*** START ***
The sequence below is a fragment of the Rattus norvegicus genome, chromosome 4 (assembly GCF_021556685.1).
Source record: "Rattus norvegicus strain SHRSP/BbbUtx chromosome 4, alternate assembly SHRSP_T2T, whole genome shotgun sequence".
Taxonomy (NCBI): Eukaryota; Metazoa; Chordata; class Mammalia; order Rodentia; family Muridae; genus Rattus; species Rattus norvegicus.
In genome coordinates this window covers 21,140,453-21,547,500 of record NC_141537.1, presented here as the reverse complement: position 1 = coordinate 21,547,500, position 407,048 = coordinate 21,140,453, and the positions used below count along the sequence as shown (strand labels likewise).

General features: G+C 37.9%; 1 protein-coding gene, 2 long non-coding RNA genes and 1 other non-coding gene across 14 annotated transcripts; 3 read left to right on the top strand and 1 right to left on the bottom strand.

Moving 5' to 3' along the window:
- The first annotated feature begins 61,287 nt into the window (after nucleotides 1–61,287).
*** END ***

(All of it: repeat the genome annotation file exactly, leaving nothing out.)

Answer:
The sequence below is a fragment of the Rattus norvegicus genome, chromosome 4 (assembly GCF_021556685.1).
Source record: "Rattus norvegicus strain SHRSP/BbbUtx chromosome 4, alternate assembly SHRSP_T2T, whole genome shotgun sequence".
Taxonomy (NCBI): Eukaryota; Metazoa; Chordata; class Mammalia; order Rodentia; family Muridae; genus Rattus; species Rattus norvegicus.
In genome coordinates this window covers 21,140,453-21,547,500 of record NC_141537.1, presented here as the reverse complement: position 1 = coordinate 21,547,500, position 407,048 = coordinate 21,140,453, and the positions used below count along the sequence as shown (strand labels likewise).

General features: G+C 37.9%; 1 protein-coding gene, 2 long non-coding RNA genes and 1 other non-coding gene across 14 annotated transcripts; 3 read left to right on the top strand and 1 right to left on the bottom strand.

Moving 5' to 3' along the window:
- The first annotated feature begins 61,287 nt into the window (after nucleotides 1–61,287).